As we move through the coldest months of the year, many of us begin to long for the warmth of spring. And while there certainly is a light at the end of the long, snowy tunnel, it’s important not to get too ahead of ourselves.
Slips and falls caused by snow and ice are the number one source of workplace injuries in the Midwest, and these injuries continue to happen during changes in season. The weather can cycle from thawing to re-freezing in the course of a day. Often, warm afternoon sun will melt snow and ice, but temperatures dropping overnight can cause it to re-freeze and may also bring fresh snow.
It’s important that employers not allow the gradually rising temperatures to make them complacent. Remind your clients to watch for changing conditions and keep the following in mind:
- Fresh snow can hide dangers such as ice or uneven sidewalks.
- Adjust for conditions. Allow more time to complete tasks or travel. Just because the weather is nice when you leave doesn’t mean it will remain that way.
- Don’t be distracted. Don’t count on warm weather to have melted away all the snow and ice.
The same safety guidelines apply during transitional months as during the heart of winter. Follow these recommendations to prevent slips and falls:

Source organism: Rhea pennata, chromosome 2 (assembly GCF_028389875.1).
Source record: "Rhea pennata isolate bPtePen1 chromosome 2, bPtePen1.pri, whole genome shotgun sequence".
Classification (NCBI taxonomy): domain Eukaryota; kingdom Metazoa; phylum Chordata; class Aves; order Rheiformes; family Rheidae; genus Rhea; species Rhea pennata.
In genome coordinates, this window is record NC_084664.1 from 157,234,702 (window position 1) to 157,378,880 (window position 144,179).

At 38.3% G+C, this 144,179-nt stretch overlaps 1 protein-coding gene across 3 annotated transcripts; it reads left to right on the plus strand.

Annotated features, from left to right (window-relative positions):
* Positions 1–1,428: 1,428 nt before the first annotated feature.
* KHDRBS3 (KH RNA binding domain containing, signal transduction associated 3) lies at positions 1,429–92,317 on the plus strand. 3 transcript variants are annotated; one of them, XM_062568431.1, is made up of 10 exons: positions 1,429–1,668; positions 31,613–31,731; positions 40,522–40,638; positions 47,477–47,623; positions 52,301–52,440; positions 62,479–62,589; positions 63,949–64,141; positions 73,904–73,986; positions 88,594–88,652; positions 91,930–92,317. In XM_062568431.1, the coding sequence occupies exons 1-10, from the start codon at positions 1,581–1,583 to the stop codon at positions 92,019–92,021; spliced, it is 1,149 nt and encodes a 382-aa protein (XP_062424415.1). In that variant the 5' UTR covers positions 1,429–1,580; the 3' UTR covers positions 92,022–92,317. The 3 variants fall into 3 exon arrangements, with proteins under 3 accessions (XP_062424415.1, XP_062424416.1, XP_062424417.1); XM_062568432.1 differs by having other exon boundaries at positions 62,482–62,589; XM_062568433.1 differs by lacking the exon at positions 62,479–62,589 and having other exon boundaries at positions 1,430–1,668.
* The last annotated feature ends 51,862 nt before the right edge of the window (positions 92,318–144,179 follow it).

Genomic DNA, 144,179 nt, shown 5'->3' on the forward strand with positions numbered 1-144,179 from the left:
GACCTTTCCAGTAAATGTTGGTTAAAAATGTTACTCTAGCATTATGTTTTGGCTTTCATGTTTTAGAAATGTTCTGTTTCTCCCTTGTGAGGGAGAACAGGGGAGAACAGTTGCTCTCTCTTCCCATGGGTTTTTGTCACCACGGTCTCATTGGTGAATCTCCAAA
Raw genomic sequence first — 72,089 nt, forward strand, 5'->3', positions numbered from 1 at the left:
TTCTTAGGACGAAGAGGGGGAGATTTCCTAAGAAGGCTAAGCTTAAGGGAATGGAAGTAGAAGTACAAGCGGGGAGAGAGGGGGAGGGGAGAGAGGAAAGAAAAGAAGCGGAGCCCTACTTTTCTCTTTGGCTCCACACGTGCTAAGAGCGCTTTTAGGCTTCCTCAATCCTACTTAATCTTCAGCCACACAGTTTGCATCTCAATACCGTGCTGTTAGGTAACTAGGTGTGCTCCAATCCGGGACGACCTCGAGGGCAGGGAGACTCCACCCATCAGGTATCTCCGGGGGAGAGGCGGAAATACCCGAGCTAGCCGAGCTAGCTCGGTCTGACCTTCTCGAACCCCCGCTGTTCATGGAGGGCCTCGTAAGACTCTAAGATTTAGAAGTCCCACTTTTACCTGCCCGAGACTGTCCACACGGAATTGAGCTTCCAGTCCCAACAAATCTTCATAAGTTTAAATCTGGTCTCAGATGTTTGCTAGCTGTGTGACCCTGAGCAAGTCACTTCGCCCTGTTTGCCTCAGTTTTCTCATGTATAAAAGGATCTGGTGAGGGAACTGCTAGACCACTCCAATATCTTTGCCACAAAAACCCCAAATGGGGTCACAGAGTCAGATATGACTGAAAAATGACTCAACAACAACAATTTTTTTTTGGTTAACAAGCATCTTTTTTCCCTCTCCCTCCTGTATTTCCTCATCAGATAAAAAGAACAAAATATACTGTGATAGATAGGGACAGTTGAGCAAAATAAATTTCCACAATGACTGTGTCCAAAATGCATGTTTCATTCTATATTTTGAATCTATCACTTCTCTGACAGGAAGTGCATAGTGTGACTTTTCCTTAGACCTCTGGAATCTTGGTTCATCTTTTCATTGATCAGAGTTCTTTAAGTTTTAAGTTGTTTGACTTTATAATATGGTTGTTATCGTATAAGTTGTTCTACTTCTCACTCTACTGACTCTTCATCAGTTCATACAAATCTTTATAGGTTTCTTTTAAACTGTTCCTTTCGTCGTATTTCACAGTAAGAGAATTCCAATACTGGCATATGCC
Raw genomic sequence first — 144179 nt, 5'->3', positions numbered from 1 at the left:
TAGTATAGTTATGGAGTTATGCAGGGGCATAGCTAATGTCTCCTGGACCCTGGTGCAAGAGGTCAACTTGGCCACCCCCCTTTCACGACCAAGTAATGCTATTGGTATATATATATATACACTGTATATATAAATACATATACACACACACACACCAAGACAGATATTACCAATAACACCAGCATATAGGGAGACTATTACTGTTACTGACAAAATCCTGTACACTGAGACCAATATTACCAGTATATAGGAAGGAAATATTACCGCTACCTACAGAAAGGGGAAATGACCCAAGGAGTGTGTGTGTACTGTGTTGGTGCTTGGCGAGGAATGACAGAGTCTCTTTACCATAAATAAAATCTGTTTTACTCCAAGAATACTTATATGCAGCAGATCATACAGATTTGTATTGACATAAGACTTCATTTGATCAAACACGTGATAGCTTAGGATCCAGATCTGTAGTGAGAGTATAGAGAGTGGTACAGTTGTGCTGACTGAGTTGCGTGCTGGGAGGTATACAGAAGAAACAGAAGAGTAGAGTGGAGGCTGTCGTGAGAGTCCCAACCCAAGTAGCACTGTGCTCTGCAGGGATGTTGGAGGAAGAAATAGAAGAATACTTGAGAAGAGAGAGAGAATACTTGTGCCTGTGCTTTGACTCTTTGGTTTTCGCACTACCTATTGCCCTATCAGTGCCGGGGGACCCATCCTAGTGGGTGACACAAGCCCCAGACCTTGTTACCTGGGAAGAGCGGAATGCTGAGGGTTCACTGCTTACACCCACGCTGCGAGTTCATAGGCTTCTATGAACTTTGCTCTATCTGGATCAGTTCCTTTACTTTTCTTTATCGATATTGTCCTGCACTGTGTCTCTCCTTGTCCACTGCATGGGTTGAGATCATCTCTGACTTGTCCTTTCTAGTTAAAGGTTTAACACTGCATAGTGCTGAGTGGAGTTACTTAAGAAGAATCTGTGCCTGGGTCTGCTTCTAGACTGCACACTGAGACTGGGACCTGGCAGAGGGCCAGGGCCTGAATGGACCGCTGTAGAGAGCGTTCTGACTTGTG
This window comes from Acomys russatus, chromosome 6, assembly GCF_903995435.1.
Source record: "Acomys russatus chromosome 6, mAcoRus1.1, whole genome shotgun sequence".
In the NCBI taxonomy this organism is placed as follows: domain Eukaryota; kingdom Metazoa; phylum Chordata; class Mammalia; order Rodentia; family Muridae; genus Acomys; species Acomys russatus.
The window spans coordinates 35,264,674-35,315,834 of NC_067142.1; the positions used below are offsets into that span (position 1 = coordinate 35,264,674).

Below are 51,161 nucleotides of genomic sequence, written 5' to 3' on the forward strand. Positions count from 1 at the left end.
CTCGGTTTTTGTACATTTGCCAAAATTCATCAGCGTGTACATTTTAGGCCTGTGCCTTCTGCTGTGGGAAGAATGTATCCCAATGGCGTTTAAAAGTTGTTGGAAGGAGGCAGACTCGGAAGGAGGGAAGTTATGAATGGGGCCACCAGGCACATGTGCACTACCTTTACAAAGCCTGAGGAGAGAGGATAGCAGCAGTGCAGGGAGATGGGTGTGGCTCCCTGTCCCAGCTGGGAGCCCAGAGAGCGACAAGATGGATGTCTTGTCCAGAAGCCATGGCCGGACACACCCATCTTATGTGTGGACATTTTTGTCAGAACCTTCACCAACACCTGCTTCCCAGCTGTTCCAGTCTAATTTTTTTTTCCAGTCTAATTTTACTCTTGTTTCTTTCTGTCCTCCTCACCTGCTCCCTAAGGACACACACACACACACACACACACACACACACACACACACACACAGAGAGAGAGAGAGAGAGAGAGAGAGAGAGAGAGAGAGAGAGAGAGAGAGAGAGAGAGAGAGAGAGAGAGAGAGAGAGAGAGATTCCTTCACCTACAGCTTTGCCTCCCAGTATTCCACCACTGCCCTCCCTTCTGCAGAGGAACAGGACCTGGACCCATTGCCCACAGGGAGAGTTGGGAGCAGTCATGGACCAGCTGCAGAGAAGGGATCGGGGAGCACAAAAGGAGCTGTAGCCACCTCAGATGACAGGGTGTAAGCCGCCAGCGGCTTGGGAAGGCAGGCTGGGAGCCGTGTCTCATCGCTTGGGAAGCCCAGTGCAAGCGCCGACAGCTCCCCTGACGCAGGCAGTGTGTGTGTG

- Walk like a penguin
Focus on your footing. Take short, slow, flat-footed steps.
- Carry only what you can
Use a bag or backpack to keep your hands free.
- Wear sensible footwear
Wear shoes with a low, wide heel, deep treads and a non-slip sole.
- Step down, not out from cars and curbs
When getting out of a car, swing both legs out and place feet on the ground while holding onto the door frame or steering wheel. When stepping down from a curb, shorten your stride and step flat-footed off the curb.
- Avoid shortcuts
Use designated walkways and surfaces that have been cleared of snow and ice.
SFM offers free winter safety materials in our resource catalog on sfmic.com. Your clients can order or download posters, handouts and more to help remind their employees to watch out for changing conditions, as well as other winter safety topics.